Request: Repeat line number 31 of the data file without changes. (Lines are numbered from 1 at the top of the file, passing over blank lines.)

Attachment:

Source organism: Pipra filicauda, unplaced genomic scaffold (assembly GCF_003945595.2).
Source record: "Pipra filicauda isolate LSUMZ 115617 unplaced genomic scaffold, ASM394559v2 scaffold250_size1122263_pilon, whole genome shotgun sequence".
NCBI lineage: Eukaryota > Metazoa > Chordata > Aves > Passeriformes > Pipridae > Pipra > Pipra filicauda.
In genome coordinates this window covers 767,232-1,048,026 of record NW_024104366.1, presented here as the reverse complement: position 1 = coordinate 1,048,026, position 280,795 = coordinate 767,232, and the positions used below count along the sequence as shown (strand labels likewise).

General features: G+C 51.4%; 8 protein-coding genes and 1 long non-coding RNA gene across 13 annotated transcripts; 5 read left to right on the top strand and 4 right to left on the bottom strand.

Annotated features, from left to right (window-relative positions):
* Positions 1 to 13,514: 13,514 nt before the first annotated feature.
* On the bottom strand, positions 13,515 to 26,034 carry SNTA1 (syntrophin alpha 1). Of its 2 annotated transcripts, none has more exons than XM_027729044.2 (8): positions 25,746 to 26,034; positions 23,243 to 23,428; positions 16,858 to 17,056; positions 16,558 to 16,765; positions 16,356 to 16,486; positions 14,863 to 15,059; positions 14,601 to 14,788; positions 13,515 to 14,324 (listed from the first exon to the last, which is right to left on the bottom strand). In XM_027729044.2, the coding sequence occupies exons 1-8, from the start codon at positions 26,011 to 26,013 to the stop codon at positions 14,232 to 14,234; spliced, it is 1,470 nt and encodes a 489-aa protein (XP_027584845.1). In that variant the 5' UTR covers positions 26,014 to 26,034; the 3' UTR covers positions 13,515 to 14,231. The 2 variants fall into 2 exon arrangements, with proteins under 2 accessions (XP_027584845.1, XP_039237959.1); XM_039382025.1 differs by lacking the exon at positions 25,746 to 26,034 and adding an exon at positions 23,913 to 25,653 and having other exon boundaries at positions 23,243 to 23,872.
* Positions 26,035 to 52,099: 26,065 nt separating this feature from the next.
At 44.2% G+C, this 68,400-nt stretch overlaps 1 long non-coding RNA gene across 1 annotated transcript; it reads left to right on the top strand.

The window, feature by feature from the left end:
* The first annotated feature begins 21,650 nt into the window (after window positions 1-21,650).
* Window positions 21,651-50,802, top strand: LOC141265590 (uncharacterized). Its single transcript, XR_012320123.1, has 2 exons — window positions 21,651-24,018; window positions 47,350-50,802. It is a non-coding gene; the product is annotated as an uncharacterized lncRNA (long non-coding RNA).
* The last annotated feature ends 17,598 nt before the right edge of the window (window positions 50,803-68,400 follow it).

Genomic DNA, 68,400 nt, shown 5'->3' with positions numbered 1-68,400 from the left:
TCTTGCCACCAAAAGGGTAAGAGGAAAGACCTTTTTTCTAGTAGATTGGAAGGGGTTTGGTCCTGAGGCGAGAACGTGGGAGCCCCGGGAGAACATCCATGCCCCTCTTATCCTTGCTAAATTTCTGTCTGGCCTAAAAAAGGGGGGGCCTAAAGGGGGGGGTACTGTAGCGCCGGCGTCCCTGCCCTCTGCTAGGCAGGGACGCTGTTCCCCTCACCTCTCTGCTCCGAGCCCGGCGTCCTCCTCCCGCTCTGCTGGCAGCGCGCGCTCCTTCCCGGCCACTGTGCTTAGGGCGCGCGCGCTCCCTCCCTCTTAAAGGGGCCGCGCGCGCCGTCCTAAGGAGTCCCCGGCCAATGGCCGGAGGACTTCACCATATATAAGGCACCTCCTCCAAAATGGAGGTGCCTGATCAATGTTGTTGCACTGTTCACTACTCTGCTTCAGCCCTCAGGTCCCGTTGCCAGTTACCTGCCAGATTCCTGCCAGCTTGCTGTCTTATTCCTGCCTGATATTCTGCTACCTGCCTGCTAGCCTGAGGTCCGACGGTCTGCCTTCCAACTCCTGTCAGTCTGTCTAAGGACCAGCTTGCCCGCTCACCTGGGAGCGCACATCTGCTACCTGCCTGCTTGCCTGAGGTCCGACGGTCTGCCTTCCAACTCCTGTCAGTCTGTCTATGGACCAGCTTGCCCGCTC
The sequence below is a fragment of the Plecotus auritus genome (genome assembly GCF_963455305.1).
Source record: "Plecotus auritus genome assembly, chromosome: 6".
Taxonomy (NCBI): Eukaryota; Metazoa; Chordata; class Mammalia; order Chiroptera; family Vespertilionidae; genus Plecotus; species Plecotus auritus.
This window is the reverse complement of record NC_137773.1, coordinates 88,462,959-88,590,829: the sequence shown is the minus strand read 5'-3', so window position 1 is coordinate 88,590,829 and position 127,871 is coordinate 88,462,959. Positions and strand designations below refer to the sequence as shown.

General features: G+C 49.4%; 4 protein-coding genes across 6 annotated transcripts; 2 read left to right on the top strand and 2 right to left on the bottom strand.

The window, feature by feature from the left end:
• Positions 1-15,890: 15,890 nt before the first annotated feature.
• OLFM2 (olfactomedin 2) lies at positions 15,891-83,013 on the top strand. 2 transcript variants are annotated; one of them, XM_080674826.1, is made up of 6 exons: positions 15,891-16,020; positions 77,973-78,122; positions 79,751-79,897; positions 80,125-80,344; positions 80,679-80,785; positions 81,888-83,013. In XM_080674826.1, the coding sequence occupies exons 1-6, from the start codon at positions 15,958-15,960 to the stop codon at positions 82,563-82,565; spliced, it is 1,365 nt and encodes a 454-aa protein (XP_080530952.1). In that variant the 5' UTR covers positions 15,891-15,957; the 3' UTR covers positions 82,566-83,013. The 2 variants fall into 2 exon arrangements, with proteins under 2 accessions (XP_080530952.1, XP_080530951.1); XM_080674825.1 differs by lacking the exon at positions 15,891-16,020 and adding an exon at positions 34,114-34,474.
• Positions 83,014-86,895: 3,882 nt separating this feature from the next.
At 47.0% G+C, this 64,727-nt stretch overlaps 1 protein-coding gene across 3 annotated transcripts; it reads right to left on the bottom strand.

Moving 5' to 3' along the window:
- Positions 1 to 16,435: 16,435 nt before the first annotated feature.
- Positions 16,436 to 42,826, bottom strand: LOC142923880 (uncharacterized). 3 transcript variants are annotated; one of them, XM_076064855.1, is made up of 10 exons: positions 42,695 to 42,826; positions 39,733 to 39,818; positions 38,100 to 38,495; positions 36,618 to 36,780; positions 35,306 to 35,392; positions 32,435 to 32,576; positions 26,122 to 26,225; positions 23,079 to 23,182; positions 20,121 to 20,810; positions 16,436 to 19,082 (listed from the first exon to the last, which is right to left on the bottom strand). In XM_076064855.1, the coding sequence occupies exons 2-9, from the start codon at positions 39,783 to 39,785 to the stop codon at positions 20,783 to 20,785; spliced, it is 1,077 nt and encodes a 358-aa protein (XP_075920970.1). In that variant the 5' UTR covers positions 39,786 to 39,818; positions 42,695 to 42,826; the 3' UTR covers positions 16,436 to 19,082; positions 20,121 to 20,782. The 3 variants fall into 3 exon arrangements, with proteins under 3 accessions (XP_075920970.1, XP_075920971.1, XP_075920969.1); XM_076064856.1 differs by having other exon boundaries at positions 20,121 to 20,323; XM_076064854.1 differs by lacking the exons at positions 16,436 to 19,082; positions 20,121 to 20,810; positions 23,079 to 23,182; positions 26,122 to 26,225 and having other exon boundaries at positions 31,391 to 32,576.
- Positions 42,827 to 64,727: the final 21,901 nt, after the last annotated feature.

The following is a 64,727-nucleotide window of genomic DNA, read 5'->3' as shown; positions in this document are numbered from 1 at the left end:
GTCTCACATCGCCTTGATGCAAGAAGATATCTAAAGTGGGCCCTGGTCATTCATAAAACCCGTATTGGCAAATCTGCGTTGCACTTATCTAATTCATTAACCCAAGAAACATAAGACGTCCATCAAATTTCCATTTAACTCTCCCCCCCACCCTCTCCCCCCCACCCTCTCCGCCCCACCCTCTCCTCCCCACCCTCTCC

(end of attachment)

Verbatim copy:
The following is a 64,727-nucleotide window of genomic DNA, read 5'->3' as shown; positions in this document are numbered from 1 at the left end: